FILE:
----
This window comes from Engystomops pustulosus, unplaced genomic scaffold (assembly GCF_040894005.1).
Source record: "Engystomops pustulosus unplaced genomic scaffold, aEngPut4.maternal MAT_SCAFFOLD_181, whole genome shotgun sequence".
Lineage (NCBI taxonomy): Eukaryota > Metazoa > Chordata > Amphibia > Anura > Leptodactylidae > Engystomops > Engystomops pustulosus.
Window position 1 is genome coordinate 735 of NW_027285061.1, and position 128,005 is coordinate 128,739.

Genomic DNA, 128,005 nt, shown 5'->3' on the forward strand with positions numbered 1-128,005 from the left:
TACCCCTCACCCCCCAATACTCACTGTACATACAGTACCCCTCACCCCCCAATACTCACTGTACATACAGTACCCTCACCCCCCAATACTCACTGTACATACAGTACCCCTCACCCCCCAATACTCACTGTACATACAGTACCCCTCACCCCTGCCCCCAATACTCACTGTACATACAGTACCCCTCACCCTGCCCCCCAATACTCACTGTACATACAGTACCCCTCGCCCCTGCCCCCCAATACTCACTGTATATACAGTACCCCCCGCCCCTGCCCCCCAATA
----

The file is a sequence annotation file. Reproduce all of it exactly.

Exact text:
This window comes from Engystomops pustulosus, unplaced genomic scaffold (assembly GCF_040894005.1).
Source record: "Engystomops pustulosus unplaced genomic scaffold, aEngPut4.maternal MAT_SCAFFOLD_181, whole genome shotgun sequence".
Lineage (NCBI taxonomy): Eukaryota > Metazoa > Chordata > Amphibia > Anura > Leptodactylidae > Engystomops > Engystomops pustulosus.
Window position 1 is genome coordinate 735 of NW_027285061.1, and position 128,005 is coordinate 128,739.

Genomic DNA, 128,005 nt, shown 5'->3' on the forward strand with positions numbered 1-128,005 from the left:
TACCCCTCACCCCCCAATACTCACTGTACATACAGTACCCCTCACCCCCCAATACTCACTGTACATACAGTACCCTCACCCCCCAATACTCACTGTACATACAGTACCCCTCACCCCCCAATACTCACTGTACATACAGTACCCCTCACCCCTGCCCCCAATACTCACTGTACATACAGTACCCCTCACCCTGCCCCCCAATACTCACTGTACATACAGTACCCCTCGCCCCTGCCCCCCAATACTCACTGTATATACAGTACCCCCCGCCCCTGCCCCCCAATA